Day 99: The day I walked fifty miles…

Day: Monday, 5th September 2016

Miles: 2038.8 – 2088.8

Remote site 2038.8 – Barlow Pass 2088.8


Myself and FlyBy had spent a good deal of yesterday playing catch-up to Outro, mostly because we had all discussed a half-hearted plan to do a fifty mile day somewhere between Breitenbush and Timberline Lodge near Mt.Hood. Completing a fifty mile day was for no reason in particular, other than bragging rights (positive) and the potential to give yourself an injury (negative). On balance hopefully the positive would strike out the negative. Although we had spoken of the fifty challenge however, myself and FlyBy were not entirely the most convinced parties to it. When we didnt see Outro, we had largely decided to call it, and not attempt it at all. As we woke up this morning, little did we know that Outro had actually passed us by this morning, but given our late finish, we opted for a late start and hadn’t even ventured out of camp when she blew by.

Our morning routine was pretty slow-going, given everything was dripping wet for some reason. It didn’t rain, but this single spot had dampness levels approaching Ireland this morning and it took some time for me to pack up my tent. There was no spots in the sun, so I packed it up wet, which I hate doing (that’s present Peter, making future Peter pay for his mistakes).


Our surprisingly damp camp spot

It was a short few miles of a walk to Ollalie Lake resort, and since we departed around 8AM, the sun was already high in the sky as we passed some pretty lakes and an incredible view back to Mt.Jefferson. I was pretty bummed to have missed that view in closeup, but it was quite the spectacle to see it from afar against a deep blue sky.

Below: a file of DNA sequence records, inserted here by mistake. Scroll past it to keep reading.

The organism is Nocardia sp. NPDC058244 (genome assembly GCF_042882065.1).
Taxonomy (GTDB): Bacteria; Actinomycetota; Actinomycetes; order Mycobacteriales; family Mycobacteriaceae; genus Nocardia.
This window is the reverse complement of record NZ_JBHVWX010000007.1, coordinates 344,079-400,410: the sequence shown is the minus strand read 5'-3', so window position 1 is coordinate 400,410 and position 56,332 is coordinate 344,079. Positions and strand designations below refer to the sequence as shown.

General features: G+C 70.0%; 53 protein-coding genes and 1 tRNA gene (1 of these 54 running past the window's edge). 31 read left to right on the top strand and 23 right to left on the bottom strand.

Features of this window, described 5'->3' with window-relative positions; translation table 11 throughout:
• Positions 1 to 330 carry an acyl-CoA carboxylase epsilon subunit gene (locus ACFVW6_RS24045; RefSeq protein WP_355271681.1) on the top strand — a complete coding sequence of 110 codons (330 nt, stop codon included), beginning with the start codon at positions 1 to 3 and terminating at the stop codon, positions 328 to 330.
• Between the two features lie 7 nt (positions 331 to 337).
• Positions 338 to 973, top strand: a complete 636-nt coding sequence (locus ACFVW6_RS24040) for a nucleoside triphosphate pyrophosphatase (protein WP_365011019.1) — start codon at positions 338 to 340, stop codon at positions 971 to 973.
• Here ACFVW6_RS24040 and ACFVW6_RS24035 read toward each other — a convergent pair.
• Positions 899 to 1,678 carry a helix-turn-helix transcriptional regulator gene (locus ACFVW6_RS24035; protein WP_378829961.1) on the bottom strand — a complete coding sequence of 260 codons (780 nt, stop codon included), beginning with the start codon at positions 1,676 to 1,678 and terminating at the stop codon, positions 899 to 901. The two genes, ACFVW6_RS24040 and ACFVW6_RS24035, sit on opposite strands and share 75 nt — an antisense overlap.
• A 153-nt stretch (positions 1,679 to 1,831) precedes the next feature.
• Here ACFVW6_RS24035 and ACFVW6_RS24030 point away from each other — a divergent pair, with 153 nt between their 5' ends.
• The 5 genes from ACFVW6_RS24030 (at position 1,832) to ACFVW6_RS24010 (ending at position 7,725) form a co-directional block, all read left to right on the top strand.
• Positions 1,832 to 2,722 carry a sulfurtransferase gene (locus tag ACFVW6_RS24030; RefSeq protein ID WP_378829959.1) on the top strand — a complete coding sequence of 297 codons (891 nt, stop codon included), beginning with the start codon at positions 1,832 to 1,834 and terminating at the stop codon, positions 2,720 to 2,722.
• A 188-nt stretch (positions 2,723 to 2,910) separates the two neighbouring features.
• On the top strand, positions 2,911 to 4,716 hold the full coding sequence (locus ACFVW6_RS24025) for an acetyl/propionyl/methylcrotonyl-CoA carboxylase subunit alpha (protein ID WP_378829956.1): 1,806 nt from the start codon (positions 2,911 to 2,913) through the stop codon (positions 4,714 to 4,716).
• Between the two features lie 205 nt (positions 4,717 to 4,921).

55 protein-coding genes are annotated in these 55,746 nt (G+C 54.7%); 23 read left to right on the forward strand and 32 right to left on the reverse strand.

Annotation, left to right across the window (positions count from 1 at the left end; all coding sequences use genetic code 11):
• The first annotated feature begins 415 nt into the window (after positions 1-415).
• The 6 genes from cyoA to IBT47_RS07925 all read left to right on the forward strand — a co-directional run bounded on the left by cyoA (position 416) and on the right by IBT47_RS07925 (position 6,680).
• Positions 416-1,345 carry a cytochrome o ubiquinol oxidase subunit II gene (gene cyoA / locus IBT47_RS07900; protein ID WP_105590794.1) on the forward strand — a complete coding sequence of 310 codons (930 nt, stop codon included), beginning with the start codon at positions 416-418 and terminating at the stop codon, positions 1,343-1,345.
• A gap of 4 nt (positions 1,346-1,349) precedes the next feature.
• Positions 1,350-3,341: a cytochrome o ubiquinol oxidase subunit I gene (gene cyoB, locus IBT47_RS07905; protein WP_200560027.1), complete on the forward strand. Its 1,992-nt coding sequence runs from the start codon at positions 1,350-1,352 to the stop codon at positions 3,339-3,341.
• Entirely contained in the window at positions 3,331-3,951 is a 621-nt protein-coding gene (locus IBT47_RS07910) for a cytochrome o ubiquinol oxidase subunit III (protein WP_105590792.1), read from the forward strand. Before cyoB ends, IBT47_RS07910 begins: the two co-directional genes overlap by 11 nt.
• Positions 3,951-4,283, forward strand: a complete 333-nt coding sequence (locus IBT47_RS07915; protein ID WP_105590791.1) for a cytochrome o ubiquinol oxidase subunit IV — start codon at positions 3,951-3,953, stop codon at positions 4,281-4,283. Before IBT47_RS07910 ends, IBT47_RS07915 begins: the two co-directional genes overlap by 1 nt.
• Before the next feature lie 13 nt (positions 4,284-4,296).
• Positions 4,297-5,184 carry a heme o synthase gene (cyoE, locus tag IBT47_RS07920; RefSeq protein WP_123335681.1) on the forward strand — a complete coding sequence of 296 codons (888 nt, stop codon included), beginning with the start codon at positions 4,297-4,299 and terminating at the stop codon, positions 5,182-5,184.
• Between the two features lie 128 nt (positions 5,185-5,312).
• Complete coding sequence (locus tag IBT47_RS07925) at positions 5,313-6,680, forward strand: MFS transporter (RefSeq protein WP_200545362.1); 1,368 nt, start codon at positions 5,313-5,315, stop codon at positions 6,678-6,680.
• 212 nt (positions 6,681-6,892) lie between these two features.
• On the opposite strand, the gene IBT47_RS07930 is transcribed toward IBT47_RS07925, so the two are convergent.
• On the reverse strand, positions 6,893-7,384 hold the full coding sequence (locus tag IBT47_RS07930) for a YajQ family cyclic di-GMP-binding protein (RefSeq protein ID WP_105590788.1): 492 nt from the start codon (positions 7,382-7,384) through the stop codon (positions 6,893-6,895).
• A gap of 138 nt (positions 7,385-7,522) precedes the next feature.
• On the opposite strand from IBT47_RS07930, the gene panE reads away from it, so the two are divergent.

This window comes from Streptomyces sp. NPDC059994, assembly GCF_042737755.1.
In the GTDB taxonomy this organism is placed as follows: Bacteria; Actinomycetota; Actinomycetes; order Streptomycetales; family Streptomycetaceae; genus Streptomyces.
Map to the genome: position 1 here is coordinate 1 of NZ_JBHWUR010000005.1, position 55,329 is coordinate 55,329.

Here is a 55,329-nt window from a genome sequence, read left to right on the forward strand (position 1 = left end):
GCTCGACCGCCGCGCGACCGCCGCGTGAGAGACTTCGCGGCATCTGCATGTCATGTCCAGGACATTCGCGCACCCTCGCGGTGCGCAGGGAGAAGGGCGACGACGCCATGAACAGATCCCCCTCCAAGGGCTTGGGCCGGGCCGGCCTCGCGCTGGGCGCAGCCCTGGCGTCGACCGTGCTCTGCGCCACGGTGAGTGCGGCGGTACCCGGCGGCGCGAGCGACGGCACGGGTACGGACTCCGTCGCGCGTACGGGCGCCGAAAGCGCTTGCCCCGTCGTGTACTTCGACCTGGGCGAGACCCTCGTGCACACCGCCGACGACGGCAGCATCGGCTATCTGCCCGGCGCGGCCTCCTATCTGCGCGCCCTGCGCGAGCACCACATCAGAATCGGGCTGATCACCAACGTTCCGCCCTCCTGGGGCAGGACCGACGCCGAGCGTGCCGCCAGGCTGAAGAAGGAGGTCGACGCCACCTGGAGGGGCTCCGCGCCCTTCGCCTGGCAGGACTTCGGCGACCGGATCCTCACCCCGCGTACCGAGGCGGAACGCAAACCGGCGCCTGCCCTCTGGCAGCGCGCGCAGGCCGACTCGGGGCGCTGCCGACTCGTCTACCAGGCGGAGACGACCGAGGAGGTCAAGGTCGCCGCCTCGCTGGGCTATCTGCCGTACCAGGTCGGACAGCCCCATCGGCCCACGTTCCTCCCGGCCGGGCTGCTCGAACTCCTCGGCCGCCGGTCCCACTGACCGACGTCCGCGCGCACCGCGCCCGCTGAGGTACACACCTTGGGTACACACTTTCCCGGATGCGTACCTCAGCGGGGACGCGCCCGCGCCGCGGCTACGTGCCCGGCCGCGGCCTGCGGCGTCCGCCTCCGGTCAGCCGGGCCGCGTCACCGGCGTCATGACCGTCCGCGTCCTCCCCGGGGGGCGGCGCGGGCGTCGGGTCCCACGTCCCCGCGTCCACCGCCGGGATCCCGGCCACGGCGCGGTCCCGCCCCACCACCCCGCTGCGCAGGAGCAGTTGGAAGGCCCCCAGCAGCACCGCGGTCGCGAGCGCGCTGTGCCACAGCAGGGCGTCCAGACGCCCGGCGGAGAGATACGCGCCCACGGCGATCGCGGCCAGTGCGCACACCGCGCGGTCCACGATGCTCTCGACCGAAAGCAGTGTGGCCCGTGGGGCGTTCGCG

Ollalie Lake was supremely pretty, a remote outpost of civilization with a warm wood stove burning inside and coffee available for people like ourselves who wanted to lounge on the steps admiring the view. But for a few campers, packing up to depart, the “resort” was all-quiet. We looked at the visitor book, and only then realized that we had only just missed Outro this morning. She was currently being pursued by Caveman, as it seems she had left her wallet in the store, with some messages in the logbook listing Caveman as attempting to catch up to her!


After an hour of lounging around, and with a can of Mountain Dew added to my food arsenal, we set off on the trail around 11AM. The skies were clear and it was a beautiful cool, pleasant day for a hike.


Enjoying some trail side thimbleberries was an unexpected luxury along the trail today (they look like a broad but shallow raspberry). I had not seen these little fellows before, although most of the various bushes were stripped bare for the most part, we did pass by many stands of overripe huckleberries.


Our first big water source of the day was an interesting spring-fed pond named Trooper Spring. FlyBy ate some instant potatoes whilst I filtered. Over the course of some conversation we brought up the idea of the fifty mile challenge once again, and pondered whether it was still possible to do it since we’d essentially blown half the morning already. With the words ‘lets just do it’, it was cemented in stone. We packed up and hit the trail with far more miles ahead of us today than was worth thinking about